Main Page

Quick Links

The Rest
   Club info
   Last Season
   Unlikely Lads
   A-Z Index



Season 2012-13
Reading (h) Premier League

In association 

Saturday 19th January 2013, 3pm  

 St. James' Park



Newcastle United


1 - 2




35 mins a rare forward movement at pace ended with Sylvain Marveaux being chopped down just outside the Gallowgate End box, Yohan Cabaye stepping up to strike a perfect free-kick into the top corner of the goal. 1-0

Half time: Magpies 1 Royals 0

71 mins
Reading broke down the right through Jimmy Kebe, who took advantage of the space afforded him by Davide Santon to sling a low ball across the six yard box. Only Mike Williamson will know what he was trying to do, but the ball missed him and hit substitute Adam Le Fondre before ending up in the net via a deflection off his chest.  

There was a hint of fortune about the goal but closer inspection of replays saw no possible handball call though - unlike Demba Ba's dubious effort in the corresponding fixture in Berkshire.

mins A left wing cross beyond the far post wasn't dealt with properly and fell to Le Fondre via a miskick. He almost casually tucked it past Tim Krul's left hand from 15 yards 1-2

Full time: Magpies 1 Royals

We Said

Alan Pardew said:

"It was a painful day for Newcastle. First half we could not have played better, you could see the extra quality. At that point you'd like to think we'd get away from them, but second half we could not get a grip of the game and, as well as we defended, we gave away two sloppy goals.

"When you're down the bottom things go against you and we lost our way a bit. It was a tough day for us today, we felt we were in a really good place to win today and we couldn't and that is a worry.

"We had to take Cabaye off because of an injury, that brought negative reaction from the crowd and that spread around.

"We need some impetus in terms of signings. It needs a little boost, to get everyone to get their heads up. We have lost Demba Ba and Cheik Tiote. We have got Cabaye back, but he is just on the first stage of his comeback. We needed him towards the end of the game.

"He said he was struggling with his groin. I did not want to take him off, but when a top player tells you he's injured you listen to him."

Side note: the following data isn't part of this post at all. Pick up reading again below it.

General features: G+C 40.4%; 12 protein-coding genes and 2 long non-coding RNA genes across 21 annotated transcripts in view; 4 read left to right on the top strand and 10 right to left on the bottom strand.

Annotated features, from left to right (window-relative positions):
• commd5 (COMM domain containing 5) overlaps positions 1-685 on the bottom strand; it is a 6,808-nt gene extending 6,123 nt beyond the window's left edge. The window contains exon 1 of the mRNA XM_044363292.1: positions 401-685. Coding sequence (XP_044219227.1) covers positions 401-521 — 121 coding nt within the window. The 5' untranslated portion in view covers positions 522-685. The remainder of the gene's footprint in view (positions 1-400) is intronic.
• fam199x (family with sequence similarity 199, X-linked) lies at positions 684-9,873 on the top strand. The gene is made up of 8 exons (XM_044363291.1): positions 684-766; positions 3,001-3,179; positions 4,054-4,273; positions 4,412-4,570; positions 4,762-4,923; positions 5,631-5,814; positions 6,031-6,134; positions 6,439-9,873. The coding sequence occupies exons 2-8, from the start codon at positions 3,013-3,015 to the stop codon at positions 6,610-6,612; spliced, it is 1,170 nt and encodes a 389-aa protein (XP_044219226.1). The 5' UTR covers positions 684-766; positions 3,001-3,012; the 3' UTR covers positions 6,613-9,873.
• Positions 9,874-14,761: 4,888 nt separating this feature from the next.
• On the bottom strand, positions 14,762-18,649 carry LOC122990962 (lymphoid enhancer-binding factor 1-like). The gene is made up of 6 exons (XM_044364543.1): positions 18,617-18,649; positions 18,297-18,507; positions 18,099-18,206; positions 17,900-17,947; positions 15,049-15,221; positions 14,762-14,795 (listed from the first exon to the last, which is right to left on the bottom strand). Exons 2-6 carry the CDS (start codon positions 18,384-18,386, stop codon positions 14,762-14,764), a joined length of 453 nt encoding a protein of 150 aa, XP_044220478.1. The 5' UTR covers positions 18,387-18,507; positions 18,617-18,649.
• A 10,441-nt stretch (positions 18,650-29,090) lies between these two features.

About Coloccini:

"That is something we will sort out this week and hopefully we will in a positive way."

They Said

Brian McDermott

"It's a fantastic win, I don't know if we'll get the coach back or fly now (Reading's flight to Newcastle fell victim to the weather on Friday and they drove to Tyneside instead) - but to be honest I don't care, I'll walk home! But I have to say we have such great support - I was really surprised so many of our fans managed to get up here.

'We know we've got resilience. I personally have learned, our staff have learned, the players have learned - you have to try and manage games at this level. You have to stay in games in this division and we did that at 1-0. All the players are happy. We've got a really good spirit within our club....everyone wants to play.

It was a tough game, they got the goal - but I just felt we were in the game, came out second-half, made a couple of changes and the boy who came on did really well, It was an important win. To win last week and today that gives us momentum and I have absolute belief in these players as I always have.

"Adam (Le Fondre) wants to play, everyone does - it is all about the group and he understands that, and he knows he is doing what he needs to and I am so proud of the lads. He (Federici) made a couple of really good saves and when you come to somewhere like Newcastle you need your goalkeeper to play well."



If the half time scoreline in our Premier League games this season had been replicated at full time, we'd be sitting on 29 points, not 21. In five of our last six league outings we've either been leading or drawing at half time, but gone on to lose the match.

Yohan Cabaye scored his third goal of the season, but again failed to finish on the winning side (his other two came in 1-1 draws at the mackems and Liverpool).

Royals in Toon:

2012/13 lost 1-2 Cabaye
2009/10 won 3-0 Sh.Ameobi 3
2007/08 won 3-0 Martins, Owen, Viduka
2006/07 won 3-2 Sibierski, Martins, Emre
1989/90 won 4-1 McGhee 2, Quinn, Robinson (FAC)
1989/90 won 4-0 Brazil, Brock, Thorn, McGhee (LC)
1968/69 won 4-0 Craig, Dyson, Robson, Scott (FAC)